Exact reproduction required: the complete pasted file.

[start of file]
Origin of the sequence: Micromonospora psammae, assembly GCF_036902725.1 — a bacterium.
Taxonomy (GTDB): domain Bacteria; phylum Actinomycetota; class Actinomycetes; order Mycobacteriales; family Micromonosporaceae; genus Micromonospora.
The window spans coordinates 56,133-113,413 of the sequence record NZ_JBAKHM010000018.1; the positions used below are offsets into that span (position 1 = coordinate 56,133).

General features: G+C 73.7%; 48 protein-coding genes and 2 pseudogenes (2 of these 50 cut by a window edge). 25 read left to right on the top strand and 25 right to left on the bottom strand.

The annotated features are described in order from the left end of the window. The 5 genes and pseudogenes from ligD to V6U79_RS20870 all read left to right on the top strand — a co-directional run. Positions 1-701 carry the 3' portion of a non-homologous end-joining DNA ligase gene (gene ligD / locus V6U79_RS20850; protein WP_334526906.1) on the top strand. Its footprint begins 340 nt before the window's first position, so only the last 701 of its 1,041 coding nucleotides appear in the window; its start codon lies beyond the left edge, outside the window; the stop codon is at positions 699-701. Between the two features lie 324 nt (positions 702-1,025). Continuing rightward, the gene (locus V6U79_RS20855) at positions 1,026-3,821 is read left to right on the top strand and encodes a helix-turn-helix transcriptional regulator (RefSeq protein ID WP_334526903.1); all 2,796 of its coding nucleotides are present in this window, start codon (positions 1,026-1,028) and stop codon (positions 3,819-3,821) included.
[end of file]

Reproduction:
Origin of the sequence: Micromonospora psammae, assembly GCF_036902725.1 — a bacterium.
Taxonomy (GTDB): domain Bacteria; phylum Actinomycetota; class Actinomycetes; order Mycobacteriales; family Micromonosporaceae; genus Micromonospora.
The window spans coordinates 56,133-113,413 of the sequence record NZ_JBAKHM010000018.1; the positions used below are offsets into that span (position 1 = coordinate 56,133).

General features: G+C 73.7%; 48 protein-coding genes and 2 pseudogenes (2 of these 50 cut by a window edge). 25 read left to right on the top strand and 25 right to left on the bottom strand.

The annotated features are described in order from the left end of the window. The 5 genes and pseudogenes from ligD to V6U79_RS20870 all read left to right on the top strand — a co-directional run. Positions 1-701 carry the 3' portion of a non-homologous end-joining DNA ligase gene (gene ligD / locus V6U79_RS20850; protein WP_334526906.1) on the top strand. Its footprint begins 340 nt before the window's first position, so only the last 701 of its 1,041 coding nucleotides appear in the window; its start codon lies beyond the left edge, outside the window; the stop codon is at positions 699-701. Between the two features lie 324 nt (positions 702-1,025). Continuing rightward, the gene (locus V6U79_RS20855) at positions 1,026-3,821 is read left to right on the top strand and encodes a helix-turn-helix transcriptional regulator (RefSeq protein ID WP_334526903.1); all 2,796 of its coding nucleotides are present in this window, start codon (positions 1,026-1,028) and stop codon (positions 3,819-3,821) included.